National Transportation Safety Board.
                                                                                                      Page 2

        Regarding the criminal resolution, Stan Pruszenski, Special Agent in Charge, U.S. Fish and
Wildlife Service, Office of Law Enforcement, Alaska said: “The Aleutian Islands and Unalaska are a
region rich in wildlife diversity and critically important as migratory bird habitat. This area of the Alaska
Maritime Refuge hosts seabird populations of both national and international significance. This
resolution is a positive step toward restoration and future protection of this habitat. I am particularly
encouraged by the allocation of monies to conduct a risk assessment to protect the wildlife and habitat in
this busy shipping corridor.”

        Granta Nakayama, the U.S. Environmental Protection Agency’s Assistant Administrator for
Enforcement and Compliance Assurance stated, "The defendant's actions led to the spill of 340,000
gallons of oil into the Alaska Maritime National Wildlife Refuge. Companies that gamble with safety and
violate the laws that protect our environment will be prosecuted.”

        In connection with the entry of the guilty pleas, Federal Bureau of Investigation (FBI) Assistant
Special Agent in Charge of the Anchorage Field Office, David Heller, “The FBI takes very seriously our
role in enforcing the nation’s environmental statutes and we greatly appreciate the close relationships we
have with the agencies with whom we worked on the Selendang Ayu investigation. As future challenges
arise, we look forward to the opportunity to continue to support our partner agencies in protecting the
Alaskan people, economy, and environment.”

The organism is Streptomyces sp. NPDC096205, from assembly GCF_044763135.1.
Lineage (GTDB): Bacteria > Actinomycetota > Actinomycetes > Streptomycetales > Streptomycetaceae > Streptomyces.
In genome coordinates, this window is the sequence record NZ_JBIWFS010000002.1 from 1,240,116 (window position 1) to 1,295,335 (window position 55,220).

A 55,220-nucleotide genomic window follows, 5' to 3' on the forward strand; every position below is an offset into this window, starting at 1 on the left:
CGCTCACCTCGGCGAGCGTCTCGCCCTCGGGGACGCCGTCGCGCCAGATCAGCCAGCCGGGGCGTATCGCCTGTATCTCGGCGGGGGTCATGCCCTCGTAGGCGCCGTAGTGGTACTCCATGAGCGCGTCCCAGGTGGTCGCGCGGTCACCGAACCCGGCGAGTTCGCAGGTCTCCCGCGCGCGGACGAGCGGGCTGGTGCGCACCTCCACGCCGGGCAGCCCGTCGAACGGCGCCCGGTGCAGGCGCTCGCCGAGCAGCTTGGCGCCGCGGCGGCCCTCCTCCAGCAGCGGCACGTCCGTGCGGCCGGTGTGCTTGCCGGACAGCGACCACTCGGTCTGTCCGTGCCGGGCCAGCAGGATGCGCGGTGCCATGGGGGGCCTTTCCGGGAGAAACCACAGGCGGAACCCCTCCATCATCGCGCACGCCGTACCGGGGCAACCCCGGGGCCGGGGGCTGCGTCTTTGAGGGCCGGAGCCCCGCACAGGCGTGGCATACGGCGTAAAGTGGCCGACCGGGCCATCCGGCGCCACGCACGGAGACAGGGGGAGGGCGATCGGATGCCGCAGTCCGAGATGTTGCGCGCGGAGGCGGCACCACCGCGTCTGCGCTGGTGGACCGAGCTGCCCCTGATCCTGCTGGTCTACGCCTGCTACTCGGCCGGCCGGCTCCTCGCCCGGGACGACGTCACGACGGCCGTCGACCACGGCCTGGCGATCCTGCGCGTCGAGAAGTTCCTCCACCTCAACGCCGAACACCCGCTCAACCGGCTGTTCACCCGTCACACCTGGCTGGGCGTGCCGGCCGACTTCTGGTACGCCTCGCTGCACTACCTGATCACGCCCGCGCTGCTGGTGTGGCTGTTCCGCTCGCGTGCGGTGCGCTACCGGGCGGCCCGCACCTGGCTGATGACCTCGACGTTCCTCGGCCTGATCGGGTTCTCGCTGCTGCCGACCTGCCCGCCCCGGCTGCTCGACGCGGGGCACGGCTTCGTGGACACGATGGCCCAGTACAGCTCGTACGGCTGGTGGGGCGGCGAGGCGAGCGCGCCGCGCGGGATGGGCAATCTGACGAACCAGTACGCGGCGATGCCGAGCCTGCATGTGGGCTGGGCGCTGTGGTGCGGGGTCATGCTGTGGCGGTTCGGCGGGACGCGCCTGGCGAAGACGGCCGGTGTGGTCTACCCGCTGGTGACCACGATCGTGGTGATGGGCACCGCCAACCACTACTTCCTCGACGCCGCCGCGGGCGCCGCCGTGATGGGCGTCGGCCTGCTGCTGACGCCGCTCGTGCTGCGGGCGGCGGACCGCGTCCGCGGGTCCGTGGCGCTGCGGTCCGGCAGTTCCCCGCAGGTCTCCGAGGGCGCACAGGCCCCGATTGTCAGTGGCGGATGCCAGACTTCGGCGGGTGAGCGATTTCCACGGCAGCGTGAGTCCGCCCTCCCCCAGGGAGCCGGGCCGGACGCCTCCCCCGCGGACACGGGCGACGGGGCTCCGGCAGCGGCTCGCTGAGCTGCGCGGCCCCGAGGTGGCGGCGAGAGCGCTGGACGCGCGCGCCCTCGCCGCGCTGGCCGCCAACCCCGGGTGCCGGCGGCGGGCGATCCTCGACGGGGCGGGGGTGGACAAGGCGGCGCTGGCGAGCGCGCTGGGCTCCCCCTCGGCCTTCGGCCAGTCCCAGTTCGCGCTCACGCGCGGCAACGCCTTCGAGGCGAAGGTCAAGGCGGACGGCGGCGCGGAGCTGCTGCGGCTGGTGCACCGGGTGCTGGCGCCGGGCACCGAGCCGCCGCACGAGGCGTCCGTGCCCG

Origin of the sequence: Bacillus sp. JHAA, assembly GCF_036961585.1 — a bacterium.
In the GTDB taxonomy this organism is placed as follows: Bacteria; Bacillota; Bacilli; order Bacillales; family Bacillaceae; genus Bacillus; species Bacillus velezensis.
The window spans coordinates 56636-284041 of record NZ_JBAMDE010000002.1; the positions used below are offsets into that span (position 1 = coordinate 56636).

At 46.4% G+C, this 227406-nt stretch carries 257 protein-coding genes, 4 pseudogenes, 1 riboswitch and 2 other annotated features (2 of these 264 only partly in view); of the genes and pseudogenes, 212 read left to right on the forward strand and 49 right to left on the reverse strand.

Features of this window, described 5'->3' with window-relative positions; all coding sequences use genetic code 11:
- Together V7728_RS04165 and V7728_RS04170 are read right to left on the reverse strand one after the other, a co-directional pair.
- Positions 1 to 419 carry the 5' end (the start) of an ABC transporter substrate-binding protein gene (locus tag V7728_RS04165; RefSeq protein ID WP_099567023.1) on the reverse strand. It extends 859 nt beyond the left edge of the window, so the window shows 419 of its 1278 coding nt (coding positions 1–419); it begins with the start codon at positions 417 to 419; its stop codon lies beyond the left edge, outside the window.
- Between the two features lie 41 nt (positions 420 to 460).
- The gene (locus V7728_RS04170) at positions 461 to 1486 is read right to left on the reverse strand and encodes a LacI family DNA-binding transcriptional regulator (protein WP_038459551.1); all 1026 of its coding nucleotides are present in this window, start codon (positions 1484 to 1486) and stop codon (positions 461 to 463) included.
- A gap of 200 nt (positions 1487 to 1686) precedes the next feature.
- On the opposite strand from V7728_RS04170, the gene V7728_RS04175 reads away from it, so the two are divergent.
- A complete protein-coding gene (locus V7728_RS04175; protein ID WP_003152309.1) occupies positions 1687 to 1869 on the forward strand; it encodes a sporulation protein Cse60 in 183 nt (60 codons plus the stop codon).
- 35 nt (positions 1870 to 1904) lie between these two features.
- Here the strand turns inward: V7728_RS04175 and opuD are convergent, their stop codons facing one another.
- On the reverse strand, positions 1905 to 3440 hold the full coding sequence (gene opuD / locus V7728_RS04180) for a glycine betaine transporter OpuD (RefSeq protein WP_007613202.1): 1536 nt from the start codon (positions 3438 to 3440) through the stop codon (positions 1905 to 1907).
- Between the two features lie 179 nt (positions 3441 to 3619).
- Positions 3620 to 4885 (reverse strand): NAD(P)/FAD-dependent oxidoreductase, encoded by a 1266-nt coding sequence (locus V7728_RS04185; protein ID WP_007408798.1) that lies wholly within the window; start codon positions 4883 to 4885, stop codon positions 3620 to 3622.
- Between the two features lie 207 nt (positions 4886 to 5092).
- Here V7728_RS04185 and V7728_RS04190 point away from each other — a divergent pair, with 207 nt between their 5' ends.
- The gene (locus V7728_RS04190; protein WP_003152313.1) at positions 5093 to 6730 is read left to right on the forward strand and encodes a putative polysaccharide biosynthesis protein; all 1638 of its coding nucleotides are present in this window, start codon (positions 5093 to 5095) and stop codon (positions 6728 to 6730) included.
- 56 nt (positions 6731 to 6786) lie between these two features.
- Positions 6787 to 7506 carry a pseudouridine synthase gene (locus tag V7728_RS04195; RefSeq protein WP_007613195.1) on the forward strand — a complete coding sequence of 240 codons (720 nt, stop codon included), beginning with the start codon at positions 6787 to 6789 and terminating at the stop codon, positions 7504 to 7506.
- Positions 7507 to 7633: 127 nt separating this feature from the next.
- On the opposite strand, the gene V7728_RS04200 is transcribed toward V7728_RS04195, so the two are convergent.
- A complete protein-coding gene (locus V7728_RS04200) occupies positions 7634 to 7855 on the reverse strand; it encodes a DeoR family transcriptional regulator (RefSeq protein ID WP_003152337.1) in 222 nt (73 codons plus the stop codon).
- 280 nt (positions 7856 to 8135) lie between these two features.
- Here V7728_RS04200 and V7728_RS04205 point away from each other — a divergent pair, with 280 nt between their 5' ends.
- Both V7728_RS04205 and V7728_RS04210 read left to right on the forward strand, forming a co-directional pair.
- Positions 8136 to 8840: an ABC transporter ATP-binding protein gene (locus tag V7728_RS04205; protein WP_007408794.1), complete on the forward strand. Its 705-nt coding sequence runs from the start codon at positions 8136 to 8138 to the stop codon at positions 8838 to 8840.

Previously, the captain of the M/V Selendang Ayu, Kailash Bhushan Singh, pled guilty in United
States v. Singh, A05-0025, on April 1, 2005, to a charge of making a false statement during the casualty
investigation regarding the time the engine was shut down prior to the grounding of the M/V Selendang
Ayu.

        The plea agreement in this case addresses only IMC’s criminal culpability. The state and federal
trustees are continuing to assess natural resource damages from the spill. This plea agreement does not
limit any civil liability that IMC may have to any person or entity, including any federal, state or local
government agency.

      The facts which support the plea, most of which are agreed to and are recited in the plea
agreement, are as follows:

            The United States has conducted an extensive investigation into the facts surrounding the
    grounding of the M/V Selendang Ayu. This investigation involved many technical and complex
    issues. and the investigation included depositions taken of witnesses by the U.S. Attorney’s
    office, as well as numerous interviews conducted by agents of the U.S. Environmental Protection
    Agency Criminal Investigation Division, the U.S. Coast Guard, and the Federal Bureau of
    Investigation, as well as evidence collected by the U.S. Fish and Wildlife Service Office of Law
    Enforcement, and review of voluminous records and documents, and consultation with IMC’s
    and the government’s experts. The National Transportation Safety Board (NTSB) also
    conducted a casualty investigation.

                                                   (more)
                                                                                                   Page 3

        Under the Clean Water Act, it is a misdemeanor to negligently discharge oil into waters